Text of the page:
Compression-Only CPR Laypersons should be encouraged to do compression-only CPR if they are unable or unwilling to provide rescue breaths, although the best method of CPR is compressions coordinated with ventilations. Survival rates were better with chest compressions only than with no CPR. Rescue breathing is not essential during the first 5 minutes of adult CPR for VF. If the airway is open, occasional gasps and passive chest recoil may provide some air exchange. In addition, a low minute ventilation may be all that is necessary to maintain a normal ventilation-perfusion ratio during CPR.
Defibrillation Early defibrillation is critical to survival from sudden cardiac arrest (SCA) for several reasons: – The most frequent initial rhythm in witnessed SCA is ventricular fibrillation (VF) – The probability of successful defibrillation diminishes rapidly over time – VF tends to deteriorate to asystole within a few minutes.
For every minute that passes between collapse and defibrillation, survival rates from witnessed VF SCA decrease 7% to 10% if no CPR is provided When bystander CPR is provided, the decrease in survival rates is more gradual and averages 3% to 4% per minute CPR can double or triple survival from witnessed SCA at most intervals to defibrillation. CPR prolongs VF(ie, the window of time during which defibrillation can occur) and provides a small amount of blood flow that may maintain some oxygen and substrate delivery to the heart and brain
Shock First Versus CPR First When any rescuer witnesses an out-of-hospital arrest and an AED is immediately available on-site, the rescuer should use the AED as soon as possible Healthcare providers who treat cardiac arrest in hospitals and other facilities with AEDs on-site should provide immediate CPR and should use the AED/defibrillator as soon as it is available When an out-of-hospital cardiac arrest is not witnessed by EMS personnel, they may give about 5 cycles of CPR before checking the ECG rhythm and attempting defibrillation particularly when call-to-response interval is > 5 min.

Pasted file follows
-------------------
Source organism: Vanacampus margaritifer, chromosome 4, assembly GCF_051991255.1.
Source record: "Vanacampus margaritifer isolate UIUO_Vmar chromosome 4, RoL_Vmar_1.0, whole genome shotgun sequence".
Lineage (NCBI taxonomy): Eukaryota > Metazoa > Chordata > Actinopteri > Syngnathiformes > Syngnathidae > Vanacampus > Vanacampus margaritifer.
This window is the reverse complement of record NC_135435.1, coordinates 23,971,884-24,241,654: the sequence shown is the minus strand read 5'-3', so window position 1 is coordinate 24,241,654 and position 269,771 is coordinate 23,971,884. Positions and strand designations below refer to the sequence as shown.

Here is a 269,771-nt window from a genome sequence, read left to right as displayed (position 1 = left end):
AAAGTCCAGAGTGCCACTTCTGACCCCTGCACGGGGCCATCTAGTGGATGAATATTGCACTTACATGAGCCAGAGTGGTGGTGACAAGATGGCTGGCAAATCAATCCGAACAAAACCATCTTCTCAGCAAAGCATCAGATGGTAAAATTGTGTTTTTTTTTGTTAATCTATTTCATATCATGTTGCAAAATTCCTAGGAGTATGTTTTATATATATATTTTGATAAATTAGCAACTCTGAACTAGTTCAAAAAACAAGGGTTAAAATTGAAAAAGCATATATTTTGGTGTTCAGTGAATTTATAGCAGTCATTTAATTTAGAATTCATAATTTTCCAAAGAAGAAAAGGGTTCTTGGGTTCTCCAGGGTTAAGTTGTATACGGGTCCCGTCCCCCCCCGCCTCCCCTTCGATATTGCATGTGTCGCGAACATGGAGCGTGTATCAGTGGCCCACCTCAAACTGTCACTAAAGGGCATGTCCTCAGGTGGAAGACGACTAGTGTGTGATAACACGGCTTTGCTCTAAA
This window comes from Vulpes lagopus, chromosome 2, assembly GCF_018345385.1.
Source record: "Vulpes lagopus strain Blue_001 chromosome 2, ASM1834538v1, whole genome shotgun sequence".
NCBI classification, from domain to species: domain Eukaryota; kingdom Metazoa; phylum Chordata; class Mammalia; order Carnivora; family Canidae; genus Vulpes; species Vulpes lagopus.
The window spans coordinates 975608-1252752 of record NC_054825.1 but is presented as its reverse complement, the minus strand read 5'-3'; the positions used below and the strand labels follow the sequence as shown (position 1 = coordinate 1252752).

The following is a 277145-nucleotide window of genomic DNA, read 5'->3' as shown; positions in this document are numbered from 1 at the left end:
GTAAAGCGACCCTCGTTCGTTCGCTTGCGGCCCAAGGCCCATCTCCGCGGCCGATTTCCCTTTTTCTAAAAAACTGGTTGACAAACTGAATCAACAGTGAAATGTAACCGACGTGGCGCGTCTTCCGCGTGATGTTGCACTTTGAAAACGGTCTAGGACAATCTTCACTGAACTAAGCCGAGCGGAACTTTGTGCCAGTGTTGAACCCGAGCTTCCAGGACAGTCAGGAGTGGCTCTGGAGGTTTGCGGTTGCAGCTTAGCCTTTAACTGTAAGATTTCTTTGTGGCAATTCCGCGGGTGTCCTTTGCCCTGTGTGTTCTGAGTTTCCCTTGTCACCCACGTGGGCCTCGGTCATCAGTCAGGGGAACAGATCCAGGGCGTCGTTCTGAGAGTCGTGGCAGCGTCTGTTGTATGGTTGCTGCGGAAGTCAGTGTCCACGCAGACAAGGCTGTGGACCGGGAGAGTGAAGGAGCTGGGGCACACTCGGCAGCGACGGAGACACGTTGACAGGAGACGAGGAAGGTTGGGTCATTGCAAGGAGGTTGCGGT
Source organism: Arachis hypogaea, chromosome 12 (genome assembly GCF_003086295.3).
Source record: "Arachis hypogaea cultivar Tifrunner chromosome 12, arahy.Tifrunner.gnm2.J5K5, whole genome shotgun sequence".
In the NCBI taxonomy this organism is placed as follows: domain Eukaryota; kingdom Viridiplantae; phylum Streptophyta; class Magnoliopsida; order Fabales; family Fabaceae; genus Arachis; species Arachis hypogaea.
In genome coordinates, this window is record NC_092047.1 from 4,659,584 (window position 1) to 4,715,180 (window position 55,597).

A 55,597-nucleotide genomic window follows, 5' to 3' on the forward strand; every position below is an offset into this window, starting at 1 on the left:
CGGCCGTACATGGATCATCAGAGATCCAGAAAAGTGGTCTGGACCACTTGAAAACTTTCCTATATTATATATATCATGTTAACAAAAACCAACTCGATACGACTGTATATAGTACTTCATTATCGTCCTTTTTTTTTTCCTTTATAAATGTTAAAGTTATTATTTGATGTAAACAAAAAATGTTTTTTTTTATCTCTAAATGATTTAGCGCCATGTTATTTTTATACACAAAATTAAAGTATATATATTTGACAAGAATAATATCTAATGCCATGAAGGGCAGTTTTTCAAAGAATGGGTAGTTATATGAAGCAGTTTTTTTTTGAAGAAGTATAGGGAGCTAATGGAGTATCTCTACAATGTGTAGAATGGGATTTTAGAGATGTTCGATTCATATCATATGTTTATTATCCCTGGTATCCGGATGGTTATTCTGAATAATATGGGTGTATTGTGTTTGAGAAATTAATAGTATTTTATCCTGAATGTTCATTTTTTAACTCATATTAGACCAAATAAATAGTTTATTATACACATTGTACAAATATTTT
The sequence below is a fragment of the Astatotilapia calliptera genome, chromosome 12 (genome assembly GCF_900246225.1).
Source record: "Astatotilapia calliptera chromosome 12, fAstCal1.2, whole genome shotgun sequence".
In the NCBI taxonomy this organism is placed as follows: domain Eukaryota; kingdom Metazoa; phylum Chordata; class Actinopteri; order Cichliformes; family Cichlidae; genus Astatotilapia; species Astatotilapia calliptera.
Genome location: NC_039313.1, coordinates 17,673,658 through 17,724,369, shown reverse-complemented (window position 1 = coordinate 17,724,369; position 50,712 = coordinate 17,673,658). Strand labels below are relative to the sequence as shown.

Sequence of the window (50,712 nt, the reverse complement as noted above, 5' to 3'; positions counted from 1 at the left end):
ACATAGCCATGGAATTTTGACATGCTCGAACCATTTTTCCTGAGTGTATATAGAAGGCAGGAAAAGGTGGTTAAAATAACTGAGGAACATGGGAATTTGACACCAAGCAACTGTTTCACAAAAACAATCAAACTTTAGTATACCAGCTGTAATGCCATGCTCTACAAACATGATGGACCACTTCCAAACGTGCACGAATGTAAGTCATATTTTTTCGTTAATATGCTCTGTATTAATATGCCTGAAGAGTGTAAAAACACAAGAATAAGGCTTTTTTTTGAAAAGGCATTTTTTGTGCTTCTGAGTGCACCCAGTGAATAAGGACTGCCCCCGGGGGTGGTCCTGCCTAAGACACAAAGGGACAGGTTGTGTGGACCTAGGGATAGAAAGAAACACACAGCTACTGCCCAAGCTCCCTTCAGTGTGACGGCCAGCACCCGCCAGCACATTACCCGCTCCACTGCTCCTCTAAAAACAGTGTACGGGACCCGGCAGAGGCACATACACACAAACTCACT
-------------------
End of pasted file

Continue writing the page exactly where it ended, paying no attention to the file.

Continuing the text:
When VF is present for more than a few minutes, the myocardium is depleted of oxygen and metabolic substrates. A brief period of chest compressions can deliver oxygen and energy substrates, increasing the likelihood that a perfusing rhythm will return after defibrillation
1-Shock Protocol Versus 3-Shock Sequence Interruption in chest compressions is associated with a decreased probability of conversion of VF in the 3-shock sequence. Rhythm analysis of 3-shock sequence performed by commercially available AEDs revealed delays of up to 37 seconds between delivery of the first shock and delivery of the first post-shock compression Animal studies documented harmful effects from interruptions to chest compressions The rescuer should not delay resumption of chest compressions to recheck the rhythm or pulse. After 5 cycles (about 2 minutes) of CPR, the AED should then analyze the cardiac rhythm and deliver another shock if indicated.
The rescuer providing chest compressions should minimize interruptions in chest compressions for rhythm analysis and shock delivery When 2 rescuers are present, the rescuer operating the AED should be prepared to deliver a shock as soon as the compressor removes his or her hands from the victim’s chest
Monophasic Waveform Defibrillators – deliver current of one polarity (ie,direction of current flow). Biphasic Waveform Defibrillators – lower-energy biphasic waveform shocks have equivalent or higher success for termination of VF than monophasic waveform shocks delivering escalating energy (200 J, 300 J, 360 J) with successive shocks. – it is reasonable to use selected energies of 150 J to 200 J with a biphasic truncated exponential waveform or 120 J with a rectilinear biphasic waveform for the initial shock.